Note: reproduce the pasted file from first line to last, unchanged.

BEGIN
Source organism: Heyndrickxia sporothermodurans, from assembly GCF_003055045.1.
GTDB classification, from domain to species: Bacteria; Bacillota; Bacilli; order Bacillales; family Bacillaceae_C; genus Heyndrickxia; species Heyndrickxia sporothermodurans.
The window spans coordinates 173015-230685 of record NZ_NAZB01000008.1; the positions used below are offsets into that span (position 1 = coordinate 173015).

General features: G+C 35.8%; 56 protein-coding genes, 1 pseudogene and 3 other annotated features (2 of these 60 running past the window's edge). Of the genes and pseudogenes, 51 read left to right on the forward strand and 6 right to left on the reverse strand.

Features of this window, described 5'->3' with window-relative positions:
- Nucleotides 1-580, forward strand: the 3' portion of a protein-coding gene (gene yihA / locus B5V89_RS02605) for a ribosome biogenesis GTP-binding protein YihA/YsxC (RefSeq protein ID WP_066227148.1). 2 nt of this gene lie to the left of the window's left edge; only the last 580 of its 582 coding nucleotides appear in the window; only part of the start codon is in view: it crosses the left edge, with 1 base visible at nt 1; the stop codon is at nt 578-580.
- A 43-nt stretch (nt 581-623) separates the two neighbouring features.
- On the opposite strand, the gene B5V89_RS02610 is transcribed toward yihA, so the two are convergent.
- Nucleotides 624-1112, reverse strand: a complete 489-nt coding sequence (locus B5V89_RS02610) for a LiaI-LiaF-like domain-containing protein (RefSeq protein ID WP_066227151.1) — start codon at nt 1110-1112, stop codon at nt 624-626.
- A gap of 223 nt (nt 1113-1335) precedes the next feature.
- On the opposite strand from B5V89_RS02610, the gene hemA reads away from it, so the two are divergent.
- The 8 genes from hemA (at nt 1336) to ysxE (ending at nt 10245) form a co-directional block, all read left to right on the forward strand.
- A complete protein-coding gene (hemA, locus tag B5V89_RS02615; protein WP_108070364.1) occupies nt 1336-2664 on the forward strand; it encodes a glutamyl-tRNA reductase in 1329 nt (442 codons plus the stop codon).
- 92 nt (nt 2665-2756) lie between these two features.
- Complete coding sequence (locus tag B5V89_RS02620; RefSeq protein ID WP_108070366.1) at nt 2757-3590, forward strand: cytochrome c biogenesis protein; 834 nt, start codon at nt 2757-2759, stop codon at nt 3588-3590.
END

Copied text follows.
Source organism: Heyndrickxia sporothermodurans, from assembly GCF_003055045.1.
GTDB classification, from domain to species: Bacteria; Bacillota; Bacilli; order Bacillales; family Bacillaceae_C; genus Heyndrickxia; species Heyndrickxia sporothermodurans.
The window spans coordinates 173015-230685 of record NZ_NAZB01000008.1; the positions used below are offsets into that span (position 1 = coordinate 173015).

General features: G+C 35.8%; 56 protein-coding genes, 1 pseudogene and 3 other annotated features (2 of these 60 running past the window's edge). Of the genes and pseudogenes, 51 read left to right on the forward strand and 6 right to left on the reverse strand.

Features of this window, described 5'->3' with window-relative positions:
- Nucleotides 1-580, forward strand: the 3' portion of a protein-coding gene (gene yihA / locus B5V89_RS02605) for a ribosome biogenesis GTP-binding protein YihA/YsxC (RefSeq protein ID WP_066227148.1). 2 nt of this gene lie to the left of the window's left edge; only the last 580 of its 582 coding nucleotides appear in the window; only part of the start codon is in view: it crosses the left edge, with 1 base visible at nt 1; the stop codon is at nt 578-580.
- A 43-nt stretch (nt 581-623) separates the two neighbouring features.
- On the opposite strand, the gene B5V89_RS02610 is transcribed toward yihA, so the two are convergent.
- Nucleotides 624-1112, reverse strand: a complete 489-nt coding sequence (locus B5V89_RS02610) for a LiaI-LiaF-like domain-containing protein (RefSeq protein ID WP_066227151.1) — start codon at nt 1110-1112, stop codon at nt 624-626.
- A gap of 223 nt (nt 1113-1335) precedes the next feature.
- On the opposite strand from B5V89_RS02610, the gene hemA reads away from it, so the two are divergent.
- The 8 genes from hemA (at nt 1336) to ysxE (ending at nt 10245) form a co-directional block, all read left to right on the forward strand.
- A complete protein-coding gene (hemA, locus tag B5V89_RS02615; protein WP_108070364.1) occupies nt 1336-2664 on the forward strand; it encodes a glutamyl-tRNA reductase in 1329 nt (442 codons plus the stop codon).
- 92 nt (nt 2665-2756) lie between these two features.
- Complete coding sequence (locus tag B5V89_RS02620; RefSeq protein ID WP_108070366.1) at nt 2757-3590, forward strand: cytochrome c biogenesis protein; 834 nt, start codon at nt 2757-2759, stop codon at nt 3588-3590.